The defect or part is not covered. Product failure is due to misuse or lack of proper maintenance. You have made significant modifications to the product, which has affected its performance. A manufacturer or supplier may void your warranty if you do not comply with the terms of the contract.
Some situations will void the entire warranty, meaning that you will no longer be able to file claims for repairs. Manufacturers may deny warranty coverage if an aftermarket part or modification caused damage to the vehicle. But they must be able to prove that the replacement part caused the damage. Like any other contract, both the owner and the manufacturer can breach a car's warranty.
When manufacturers provide guarantees, they undertake to carry out repairs as long as the purchaser of the car meets certain conditions and maintains the vehicle in a reasonable manner. If you don't keep your end of the deal, your manufacturer can do the same. A new car limited warranty, sometimes called a “bumper-to-bumper warranty,” is a contract between the vehicle owner and the automaker. You agree to take care of any applicable repairs provided that the owner properly maintains the vehicle.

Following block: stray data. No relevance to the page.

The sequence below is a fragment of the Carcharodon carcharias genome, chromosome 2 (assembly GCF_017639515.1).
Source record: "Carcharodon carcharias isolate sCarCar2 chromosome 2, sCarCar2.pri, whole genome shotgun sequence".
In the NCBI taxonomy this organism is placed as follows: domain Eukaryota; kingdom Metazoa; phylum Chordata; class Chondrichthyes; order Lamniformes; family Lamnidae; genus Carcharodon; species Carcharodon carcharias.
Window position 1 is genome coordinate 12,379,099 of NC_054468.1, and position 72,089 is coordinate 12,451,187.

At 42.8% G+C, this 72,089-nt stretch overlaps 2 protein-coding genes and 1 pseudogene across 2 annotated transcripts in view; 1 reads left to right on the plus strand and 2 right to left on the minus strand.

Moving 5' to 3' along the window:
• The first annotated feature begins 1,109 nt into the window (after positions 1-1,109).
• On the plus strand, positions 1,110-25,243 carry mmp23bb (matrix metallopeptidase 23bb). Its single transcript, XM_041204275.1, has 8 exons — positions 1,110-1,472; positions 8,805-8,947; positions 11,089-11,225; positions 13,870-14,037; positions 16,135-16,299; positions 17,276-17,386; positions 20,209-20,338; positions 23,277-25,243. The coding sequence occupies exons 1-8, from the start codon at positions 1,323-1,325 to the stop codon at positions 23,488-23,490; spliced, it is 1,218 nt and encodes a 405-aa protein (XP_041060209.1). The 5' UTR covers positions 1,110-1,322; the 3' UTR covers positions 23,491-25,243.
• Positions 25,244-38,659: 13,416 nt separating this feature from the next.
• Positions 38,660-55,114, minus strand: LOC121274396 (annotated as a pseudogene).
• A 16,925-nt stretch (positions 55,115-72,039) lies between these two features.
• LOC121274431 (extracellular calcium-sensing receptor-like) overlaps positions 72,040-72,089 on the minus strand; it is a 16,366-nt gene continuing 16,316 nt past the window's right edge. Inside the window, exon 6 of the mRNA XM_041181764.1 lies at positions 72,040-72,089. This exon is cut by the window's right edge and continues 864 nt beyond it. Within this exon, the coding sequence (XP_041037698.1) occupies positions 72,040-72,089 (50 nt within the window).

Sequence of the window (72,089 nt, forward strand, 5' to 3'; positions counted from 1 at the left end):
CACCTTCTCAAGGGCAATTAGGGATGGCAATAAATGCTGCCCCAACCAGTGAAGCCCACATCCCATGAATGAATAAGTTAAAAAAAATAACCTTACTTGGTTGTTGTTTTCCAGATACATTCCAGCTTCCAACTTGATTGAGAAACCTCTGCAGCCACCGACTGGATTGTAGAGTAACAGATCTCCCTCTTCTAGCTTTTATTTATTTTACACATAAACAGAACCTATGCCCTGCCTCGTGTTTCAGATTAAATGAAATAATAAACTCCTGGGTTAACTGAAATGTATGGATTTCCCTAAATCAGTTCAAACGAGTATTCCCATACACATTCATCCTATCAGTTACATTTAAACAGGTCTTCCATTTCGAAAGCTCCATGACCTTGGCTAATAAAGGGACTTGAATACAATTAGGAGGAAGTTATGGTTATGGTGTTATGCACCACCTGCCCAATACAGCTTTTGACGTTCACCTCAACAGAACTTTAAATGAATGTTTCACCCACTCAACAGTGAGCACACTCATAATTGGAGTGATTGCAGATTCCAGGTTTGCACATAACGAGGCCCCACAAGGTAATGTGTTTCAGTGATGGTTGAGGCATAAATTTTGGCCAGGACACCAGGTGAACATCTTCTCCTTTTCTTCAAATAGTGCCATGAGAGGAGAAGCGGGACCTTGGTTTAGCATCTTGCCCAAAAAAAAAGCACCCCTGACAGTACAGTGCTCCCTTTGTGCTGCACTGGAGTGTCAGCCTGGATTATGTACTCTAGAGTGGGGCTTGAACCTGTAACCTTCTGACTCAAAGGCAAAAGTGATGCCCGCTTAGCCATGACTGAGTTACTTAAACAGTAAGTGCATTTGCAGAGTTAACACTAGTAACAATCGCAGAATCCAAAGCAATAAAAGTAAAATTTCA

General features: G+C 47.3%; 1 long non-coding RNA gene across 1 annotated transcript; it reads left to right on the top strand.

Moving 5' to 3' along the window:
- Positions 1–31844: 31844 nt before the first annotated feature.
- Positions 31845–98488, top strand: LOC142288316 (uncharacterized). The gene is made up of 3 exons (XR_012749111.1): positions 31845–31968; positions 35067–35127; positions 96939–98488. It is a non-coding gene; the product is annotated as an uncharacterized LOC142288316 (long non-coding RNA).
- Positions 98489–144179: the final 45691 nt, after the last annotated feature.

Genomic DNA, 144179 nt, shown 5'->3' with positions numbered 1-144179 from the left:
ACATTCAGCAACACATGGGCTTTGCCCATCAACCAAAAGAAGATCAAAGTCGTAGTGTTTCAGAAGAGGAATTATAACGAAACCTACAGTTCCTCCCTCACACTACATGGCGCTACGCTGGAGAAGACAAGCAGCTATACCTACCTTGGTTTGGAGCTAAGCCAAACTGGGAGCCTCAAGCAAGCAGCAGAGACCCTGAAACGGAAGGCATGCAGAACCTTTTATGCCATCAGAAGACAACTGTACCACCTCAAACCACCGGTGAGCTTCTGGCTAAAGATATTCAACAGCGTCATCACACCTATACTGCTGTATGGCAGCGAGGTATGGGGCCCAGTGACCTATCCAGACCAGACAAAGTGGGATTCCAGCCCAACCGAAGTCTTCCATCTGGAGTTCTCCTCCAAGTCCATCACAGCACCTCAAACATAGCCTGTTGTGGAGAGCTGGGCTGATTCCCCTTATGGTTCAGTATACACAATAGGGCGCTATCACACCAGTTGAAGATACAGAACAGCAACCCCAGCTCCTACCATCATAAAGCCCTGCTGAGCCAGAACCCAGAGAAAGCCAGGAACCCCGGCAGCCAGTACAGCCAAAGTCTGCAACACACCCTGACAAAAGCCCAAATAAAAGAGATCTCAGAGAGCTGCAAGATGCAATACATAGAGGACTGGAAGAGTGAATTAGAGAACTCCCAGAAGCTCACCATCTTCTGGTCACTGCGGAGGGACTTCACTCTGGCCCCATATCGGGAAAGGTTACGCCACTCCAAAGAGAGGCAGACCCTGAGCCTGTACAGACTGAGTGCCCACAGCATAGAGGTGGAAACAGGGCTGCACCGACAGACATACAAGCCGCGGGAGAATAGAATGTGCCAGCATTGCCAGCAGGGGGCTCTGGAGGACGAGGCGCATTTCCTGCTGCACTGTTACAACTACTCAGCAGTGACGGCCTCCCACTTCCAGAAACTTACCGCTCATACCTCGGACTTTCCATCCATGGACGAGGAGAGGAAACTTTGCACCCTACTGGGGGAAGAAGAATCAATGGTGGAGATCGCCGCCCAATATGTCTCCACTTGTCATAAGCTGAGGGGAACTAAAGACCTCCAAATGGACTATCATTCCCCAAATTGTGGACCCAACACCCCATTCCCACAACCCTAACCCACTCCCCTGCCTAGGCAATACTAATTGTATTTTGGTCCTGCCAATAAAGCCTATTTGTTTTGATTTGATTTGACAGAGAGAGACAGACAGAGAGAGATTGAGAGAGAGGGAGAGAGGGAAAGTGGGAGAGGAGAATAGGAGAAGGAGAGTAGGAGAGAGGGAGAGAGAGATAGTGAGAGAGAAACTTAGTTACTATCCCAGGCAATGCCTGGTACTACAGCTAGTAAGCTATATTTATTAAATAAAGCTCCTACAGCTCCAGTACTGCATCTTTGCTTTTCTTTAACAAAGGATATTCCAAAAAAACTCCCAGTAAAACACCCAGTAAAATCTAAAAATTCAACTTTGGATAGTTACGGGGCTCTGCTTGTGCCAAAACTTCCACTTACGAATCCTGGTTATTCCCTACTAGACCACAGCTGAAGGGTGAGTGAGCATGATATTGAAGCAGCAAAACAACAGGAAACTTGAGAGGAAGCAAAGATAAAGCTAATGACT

But like most contracts, a warranty can be broken if a person doesn't live up to their end of the bargain. That's why it's important to know what circumstances may void that coverage.